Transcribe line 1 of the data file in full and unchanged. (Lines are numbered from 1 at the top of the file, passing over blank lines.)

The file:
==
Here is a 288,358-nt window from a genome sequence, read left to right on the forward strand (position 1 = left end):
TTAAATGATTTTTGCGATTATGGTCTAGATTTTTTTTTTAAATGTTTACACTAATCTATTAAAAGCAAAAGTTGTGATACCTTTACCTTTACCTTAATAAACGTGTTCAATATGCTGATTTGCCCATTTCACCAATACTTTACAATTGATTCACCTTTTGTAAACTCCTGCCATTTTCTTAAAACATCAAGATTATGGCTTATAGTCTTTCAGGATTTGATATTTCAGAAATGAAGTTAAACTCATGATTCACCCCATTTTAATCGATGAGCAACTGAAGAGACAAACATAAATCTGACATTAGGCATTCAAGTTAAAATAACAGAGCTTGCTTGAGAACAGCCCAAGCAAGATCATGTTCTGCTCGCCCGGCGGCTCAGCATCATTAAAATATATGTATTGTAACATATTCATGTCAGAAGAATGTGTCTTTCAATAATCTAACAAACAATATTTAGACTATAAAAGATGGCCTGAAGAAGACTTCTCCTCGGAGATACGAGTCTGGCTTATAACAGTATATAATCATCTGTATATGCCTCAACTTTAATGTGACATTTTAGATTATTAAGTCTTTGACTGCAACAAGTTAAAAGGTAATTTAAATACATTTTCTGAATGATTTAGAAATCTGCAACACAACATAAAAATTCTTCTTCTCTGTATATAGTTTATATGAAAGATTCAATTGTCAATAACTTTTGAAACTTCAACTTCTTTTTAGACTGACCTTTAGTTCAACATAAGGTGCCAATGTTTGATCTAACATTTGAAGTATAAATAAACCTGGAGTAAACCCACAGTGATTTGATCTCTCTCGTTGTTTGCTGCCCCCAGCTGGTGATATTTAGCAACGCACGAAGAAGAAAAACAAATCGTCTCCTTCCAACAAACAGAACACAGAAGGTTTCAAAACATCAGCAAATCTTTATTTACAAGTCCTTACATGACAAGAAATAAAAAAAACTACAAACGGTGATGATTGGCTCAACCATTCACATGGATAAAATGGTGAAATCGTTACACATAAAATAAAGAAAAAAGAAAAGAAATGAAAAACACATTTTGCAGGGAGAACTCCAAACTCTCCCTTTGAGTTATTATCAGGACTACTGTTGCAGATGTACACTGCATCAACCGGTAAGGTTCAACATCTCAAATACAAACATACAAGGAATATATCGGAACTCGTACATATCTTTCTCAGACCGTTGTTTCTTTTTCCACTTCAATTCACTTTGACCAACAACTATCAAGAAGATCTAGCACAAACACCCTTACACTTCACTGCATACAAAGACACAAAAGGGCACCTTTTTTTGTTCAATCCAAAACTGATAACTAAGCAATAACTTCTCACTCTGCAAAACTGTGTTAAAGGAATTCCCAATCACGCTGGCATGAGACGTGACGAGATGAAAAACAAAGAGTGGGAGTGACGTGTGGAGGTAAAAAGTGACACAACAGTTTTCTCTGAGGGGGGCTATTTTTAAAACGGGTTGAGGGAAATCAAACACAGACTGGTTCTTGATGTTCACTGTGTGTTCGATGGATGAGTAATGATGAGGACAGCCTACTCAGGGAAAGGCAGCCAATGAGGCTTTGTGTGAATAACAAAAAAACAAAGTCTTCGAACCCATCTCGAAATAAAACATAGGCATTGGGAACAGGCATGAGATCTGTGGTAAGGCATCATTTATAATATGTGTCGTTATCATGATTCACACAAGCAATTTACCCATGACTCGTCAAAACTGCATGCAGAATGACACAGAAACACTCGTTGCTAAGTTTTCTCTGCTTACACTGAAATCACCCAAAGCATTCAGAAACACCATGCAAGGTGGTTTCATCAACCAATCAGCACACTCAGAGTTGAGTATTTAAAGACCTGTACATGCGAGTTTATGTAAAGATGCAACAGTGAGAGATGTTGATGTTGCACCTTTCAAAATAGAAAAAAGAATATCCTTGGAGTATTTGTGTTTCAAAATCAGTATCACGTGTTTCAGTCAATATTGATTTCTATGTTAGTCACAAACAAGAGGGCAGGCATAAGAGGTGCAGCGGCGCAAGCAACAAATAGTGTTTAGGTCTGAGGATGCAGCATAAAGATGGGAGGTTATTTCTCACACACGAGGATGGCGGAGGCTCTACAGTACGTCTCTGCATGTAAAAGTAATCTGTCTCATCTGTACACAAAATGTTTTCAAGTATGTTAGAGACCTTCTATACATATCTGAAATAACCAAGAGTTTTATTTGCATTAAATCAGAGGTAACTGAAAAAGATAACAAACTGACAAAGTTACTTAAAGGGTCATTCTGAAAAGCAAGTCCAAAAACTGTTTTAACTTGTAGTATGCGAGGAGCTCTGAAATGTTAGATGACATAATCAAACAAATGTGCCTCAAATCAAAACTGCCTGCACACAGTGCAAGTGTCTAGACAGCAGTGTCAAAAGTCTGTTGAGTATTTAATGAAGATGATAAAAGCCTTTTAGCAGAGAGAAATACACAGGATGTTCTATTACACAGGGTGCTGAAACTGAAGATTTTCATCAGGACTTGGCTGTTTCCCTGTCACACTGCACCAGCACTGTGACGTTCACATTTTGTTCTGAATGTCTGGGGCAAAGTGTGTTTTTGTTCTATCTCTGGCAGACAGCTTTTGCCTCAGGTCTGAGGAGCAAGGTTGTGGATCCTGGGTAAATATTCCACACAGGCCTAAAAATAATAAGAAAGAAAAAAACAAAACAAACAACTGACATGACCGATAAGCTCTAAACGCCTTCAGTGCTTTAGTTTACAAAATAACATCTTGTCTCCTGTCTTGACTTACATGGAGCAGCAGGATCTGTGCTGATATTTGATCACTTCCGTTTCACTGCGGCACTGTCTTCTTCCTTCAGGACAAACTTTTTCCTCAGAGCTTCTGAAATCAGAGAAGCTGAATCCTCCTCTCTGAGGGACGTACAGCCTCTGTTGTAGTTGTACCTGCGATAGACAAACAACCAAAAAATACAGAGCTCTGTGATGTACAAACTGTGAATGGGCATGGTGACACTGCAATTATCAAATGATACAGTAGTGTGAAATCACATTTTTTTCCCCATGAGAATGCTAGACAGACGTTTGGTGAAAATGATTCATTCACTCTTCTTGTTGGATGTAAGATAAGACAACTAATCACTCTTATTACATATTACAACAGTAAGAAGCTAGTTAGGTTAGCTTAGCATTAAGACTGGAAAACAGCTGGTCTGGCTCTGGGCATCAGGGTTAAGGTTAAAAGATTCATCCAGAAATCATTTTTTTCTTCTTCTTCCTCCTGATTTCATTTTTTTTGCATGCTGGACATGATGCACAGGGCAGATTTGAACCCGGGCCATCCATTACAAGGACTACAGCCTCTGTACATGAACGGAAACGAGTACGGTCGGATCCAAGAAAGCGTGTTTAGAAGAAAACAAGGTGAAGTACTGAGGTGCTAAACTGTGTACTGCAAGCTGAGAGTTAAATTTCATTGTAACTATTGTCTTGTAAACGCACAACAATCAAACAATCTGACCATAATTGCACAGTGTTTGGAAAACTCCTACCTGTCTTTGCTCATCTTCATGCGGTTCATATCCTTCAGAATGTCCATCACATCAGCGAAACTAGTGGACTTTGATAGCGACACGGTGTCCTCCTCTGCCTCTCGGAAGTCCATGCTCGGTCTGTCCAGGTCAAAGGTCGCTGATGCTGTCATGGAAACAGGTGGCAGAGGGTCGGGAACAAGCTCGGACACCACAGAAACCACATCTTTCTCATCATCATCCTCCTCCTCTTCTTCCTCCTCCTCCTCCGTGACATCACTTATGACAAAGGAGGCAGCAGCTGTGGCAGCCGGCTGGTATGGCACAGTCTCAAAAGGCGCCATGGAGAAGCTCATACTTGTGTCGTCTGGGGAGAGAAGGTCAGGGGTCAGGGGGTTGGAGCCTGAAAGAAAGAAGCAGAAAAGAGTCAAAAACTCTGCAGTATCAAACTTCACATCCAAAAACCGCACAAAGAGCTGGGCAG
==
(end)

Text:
Here is a 288,358-nt window from a genome sequence, read left to right on the forward strand (position 1 = left end):